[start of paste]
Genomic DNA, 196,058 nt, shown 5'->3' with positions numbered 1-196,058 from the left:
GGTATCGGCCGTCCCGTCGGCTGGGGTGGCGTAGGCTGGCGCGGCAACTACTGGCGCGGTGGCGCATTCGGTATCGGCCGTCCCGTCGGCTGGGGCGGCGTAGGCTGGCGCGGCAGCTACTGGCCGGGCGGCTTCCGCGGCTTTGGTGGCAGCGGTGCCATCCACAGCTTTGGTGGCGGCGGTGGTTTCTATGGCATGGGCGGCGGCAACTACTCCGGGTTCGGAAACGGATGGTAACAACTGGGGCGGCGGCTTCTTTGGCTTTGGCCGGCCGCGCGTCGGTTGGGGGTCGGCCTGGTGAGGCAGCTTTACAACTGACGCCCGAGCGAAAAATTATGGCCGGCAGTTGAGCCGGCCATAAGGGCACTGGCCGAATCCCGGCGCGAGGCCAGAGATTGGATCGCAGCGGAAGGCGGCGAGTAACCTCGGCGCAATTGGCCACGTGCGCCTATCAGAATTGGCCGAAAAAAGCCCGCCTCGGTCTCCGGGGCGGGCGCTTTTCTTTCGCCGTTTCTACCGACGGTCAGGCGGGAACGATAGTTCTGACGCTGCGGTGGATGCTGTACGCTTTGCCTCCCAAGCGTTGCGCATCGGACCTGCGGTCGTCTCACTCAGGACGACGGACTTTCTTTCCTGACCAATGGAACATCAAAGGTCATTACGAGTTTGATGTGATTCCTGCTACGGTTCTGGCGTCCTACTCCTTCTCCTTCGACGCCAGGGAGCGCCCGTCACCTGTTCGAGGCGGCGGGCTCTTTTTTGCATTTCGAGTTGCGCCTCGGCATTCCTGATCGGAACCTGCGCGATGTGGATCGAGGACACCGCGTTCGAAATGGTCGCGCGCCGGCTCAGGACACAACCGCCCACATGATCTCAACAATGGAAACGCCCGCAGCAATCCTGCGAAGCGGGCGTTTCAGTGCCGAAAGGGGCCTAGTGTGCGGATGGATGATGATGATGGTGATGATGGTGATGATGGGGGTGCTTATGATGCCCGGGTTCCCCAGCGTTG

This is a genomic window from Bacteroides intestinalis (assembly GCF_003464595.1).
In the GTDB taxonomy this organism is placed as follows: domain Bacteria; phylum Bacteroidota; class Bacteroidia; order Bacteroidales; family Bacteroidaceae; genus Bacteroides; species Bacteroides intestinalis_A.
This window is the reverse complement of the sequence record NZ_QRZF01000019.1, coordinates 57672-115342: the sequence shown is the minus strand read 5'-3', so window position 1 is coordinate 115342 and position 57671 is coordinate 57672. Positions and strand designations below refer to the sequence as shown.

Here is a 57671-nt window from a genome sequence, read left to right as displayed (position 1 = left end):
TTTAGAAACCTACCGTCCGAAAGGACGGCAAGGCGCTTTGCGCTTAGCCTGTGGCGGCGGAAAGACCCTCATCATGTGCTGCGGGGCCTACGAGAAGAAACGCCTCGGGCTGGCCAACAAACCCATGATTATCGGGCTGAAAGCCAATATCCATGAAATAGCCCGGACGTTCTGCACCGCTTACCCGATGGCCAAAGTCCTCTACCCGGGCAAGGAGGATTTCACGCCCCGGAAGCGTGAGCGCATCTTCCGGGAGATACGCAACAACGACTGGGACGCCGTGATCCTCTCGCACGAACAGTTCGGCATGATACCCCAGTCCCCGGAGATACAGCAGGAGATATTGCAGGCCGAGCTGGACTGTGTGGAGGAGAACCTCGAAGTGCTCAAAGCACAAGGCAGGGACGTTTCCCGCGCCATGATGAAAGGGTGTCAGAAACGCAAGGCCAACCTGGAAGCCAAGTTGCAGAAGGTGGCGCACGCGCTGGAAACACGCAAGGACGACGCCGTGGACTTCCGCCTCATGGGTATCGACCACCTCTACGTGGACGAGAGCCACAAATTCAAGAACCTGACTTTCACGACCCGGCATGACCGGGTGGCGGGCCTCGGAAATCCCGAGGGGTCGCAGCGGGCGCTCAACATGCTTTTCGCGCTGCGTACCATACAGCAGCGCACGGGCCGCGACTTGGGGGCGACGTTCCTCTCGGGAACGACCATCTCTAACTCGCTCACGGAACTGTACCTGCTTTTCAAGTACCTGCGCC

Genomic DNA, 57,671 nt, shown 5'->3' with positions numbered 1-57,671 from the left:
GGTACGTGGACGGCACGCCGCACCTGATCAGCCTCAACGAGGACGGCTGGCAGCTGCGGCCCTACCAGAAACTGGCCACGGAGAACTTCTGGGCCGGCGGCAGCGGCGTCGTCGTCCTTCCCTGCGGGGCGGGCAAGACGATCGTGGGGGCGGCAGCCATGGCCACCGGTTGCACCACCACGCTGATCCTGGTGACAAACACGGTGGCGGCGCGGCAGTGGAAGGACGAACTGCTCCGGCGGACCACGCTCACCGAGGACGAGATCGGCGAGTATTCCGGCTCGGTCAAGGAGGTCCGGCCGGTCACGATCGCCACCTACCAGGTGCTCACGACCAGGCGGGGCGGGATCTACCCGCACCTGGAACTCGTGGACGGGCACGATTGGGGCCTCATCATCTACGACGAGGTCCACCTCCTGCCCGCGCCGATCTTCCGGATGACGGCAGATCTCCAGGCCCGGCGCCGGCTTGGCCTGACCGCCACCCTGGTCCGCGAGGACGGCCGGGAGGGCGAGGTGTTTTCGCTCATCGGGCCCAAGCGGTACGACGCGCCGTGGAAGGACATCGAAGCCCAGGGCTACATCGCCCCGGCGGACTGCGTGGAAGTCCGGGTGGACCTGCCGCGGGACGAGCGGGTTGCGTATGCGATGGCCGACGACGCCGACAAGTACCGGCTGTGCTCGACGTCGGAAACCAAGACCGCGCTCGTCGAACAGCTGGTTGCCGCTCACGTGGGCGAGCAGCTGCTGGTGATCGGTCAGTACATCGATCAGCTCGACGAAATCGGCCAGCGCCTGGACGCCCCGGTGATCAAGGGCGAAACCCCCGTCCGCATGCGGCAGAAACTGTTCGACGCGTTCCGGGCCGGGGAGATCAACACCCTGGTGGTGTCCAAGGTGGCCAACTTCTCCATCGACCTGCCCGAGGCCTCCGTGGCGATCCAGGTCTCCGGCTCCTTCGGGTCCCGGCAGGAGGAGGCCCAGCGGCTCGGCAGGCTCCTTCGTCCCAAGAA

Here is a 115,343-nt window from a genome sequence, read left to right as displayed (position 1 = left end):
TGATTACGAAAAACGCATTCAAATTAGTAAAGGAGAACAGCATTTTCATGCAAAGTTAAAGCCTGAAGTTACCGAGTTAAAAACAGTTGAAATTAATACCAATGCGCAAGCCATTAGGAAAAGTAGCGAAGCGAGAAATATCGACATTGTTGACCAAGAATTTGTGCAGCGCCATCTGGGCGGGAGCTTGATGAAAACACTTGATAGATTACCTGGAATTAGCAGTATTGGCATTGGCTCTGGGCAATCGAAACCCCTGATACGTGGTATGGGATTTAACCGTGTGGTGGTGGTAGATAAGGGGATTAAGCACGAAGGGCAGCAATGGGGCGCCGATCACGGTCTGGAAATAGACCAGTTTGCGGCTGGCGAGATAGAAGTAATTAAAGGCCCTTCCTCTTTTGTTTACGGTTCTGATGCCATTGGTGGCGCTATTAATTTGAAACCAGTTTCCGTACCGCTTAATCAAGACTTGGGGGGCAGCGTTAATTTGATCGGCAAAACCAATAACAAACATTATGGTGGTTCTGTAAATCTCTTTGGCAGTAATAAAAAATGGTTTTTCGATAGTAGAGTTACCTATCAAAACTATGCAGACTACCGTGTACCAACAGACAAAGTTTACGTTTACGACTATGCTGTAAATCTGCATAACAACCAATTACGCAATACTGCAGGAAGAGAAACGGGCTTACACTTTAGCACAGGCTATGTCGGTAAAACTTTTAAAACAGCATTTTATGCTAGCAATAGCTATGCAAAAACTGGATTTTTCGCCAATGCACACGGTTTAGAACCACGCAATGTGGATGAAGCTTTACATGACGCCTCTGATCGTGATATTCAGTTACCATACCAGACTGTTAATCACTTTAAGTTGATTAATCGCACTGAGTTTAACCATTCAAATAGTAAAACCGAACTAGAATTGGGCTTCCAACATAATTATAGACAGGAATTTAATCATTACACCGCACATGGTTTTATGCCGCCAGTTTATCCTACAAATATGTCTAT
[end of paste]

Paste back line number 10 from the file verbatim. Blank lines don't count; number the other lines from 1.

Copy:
Here is a 115,343-nt window from a genome sequence, read left to right as displayed (position 1 = left end):